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Dennis Hooker
09-08-2004, 01:21 PM
Can anyone tell me what the Kokusai Budoin is and who in it confers rank to Aikido students and what the process is for obtaining that rank? Is it possible for a person go from a 1st dan in one organization in 1995 to a 6 dan in 2003 within this organization?

I am just curious because all the all the Rokudan from the Aikido Hombu Dojo I know took much longer. For me to go from Shodan to Rokudan took the better part of 25 years. I might be exceptionally slow, I don't know. I do know a good friend who just received his Rokudan last week took the better part of 30 years and I know he is not slow.

09-08-2004, 01:32 PM
Hi Dennis,

Looks like this is their page on aikido:


Here's their information on "Rank Promotions & Schedules":


And here's their information on "Membership":


I have no idea if it's possible to apply, say, for a 6th dan straight out...

-- Jun

09-08-2004, 01:46 PM
Interesting.. reading from http://www.imaf.com/aikido.html, it would almost look as if the IMAF had appointed Kisshomaru Ueshiba as Doshu:The position of IMAF Aikido Division Shihan (Division Director) has been held by the world's foremost Aikido authorities; beginning with Kisshomaru Ueshiba, son of the founder of Aikido, Morihei Ueshiba, and late director of the Aikikai Hombu. He was succeeded by Dr. Kenji Tomiki (founder of Tomiki-ryu Aikido), Minoru Mochizuki (10th dan Aikido), and Gozo Shioda (10th dan Aikido, founder of Yoshinkan Aikido). The current Shihan are Takeji Tomita and Shinji Tsutsui.That's a little odd, but may just be a reflection of my ignorance!

09-08-2004, 04:12 PM
If I'm reading their list of required time in grade correctly it would take a minimum of 14/15 years to reach rokudan from shodan.


Ellis Amdur
09-09-2004, 10:04 AM
Hi Dennis -

I posted this over at Aikido Journal as well. Perhaps it's of enough general interest to warrant a cross-post.

The Kokusai Budoin, which was mentioned here, is, in my opinion, a rather odd organization. It is an "umbrella" organization of both classic and modern martial arts in Japan. It was organized and directed, for many years, by Prince Higashikuni (Hirohito's uncle), who lived over 100 years. Higashikuni was quite a remarkable figure - according to Bergamini's JAPAN'S IMPERIAL CONSPIRACY, he was the conduit between the imperial family and prewar fascist, terrorist and gangster organizations. In social gatherings, there was always even more of a right wing tinge than other Japanese martial arts organizations. Sasagawa, the war criminal/right wing godfather/mega-criminal/world philanthropist was a major financial sponsor.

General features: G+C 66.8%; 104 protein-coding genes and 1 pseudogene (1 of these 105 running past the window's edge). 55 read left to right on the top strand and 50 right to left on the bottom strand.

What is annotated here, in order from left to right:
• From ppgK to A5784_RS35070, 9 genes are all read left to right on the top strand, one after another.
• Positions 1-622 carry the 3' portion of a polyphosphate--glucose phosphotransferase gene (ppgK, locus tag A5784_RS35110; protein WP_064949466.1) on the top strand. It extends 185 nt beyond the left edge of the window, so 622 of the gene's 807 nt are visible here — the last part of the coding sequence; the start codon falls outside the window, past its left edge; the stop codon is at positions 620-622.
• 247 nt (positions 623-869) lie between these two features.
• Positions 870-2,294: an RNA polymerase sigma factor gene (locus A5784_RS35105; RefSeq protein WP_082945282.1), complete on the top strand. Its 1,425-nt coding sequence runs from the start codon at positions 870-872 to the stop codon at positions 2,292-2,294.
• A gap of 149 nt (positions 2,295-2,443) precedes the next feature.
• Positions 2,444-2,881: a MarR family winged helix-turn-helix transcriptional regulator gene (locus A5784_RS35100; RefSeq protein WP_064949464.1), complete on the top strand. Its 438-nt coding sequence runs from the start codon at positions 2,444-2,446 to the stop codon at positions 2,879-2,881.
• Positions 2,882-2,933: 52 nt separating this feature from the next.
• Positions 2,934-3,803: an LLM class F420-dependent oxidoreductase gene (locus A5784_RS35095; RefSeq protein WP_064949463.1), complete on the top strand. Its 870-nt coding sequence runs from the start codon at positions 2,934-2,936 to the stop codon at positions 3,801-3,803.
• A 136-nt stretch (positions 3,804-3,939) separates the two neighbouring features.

I participated in demonstrations in their embu a number of times. They divided their membership in sections - kobudo, karate, etc. The demos were sometimes quite interesting, because they would have obscure ryu that presented nowhere else. I recall two old men (ryu forgotten) who "fought" each other in a no-protective-gear match with fukoro shinai, refereed by Mochizuchi sensei. On the other hand, they were also the repository for many who were the "black sheep" of their own claimed ryu - the guys who didn't get the post of shihan, etc., and still using the name of the ryu, were "also" shihan of a separate "faction."

Finally, they were a "diploma mill," because one could get Kokusai Budoin rank outside one's own ryu or organization. I do not know the entire criteria, because, unlike American organizations (the infamous "soke council"), one had to have some qualifications - but still, I don't know how these qualifications were presented. And it was well known that also presented were large amounts of money. Thus, were I so interested - I, a shihan of Toda-ha Buko-ryu would present myself in some manner to the Kokusai Budoin, and offering my credentials, perhaps some kind of demonstration (were I unknown) and paying the appropriate fee, might be made kyoshi rokudan, renshi hachidan, even meijin judan of the Kokusai Budoin. This would have no bearing, one way or the other, upon my licensure in Toda-ha Buko-ryu.

To use a similar situation with myself as example, I last tested as a member of the Aikikai in 1978, receiving nidan. I "informally" received sandan from Terry Dobson, sometime in the mid-eighties. "Well Ellis, I'm a godan, so according to Honbu, I can rank you sandan. Yah want it? I'd give you more, but that's all I got." I've been independent of any aikido organization since 1978, but have been teaching aikido on my own as a guest at other dojos for over a decade and a half. Were I so inclined, I could conceivably present myself to the Kokusai Budoin to "top off" my aikido rank. I've no idea what level I could get (away with). The salient point is that said rank would have no relevance to any rank I had in the Aikikai or any other organization.

Personally, I can't see it as much of an honor, but, again, it's rather complex, as some of the finest martial artists in Japan were active members. I sort of thought of it as the budo equivalent of the Lions club, or the Royal Order of Elks.


Ellis Amdur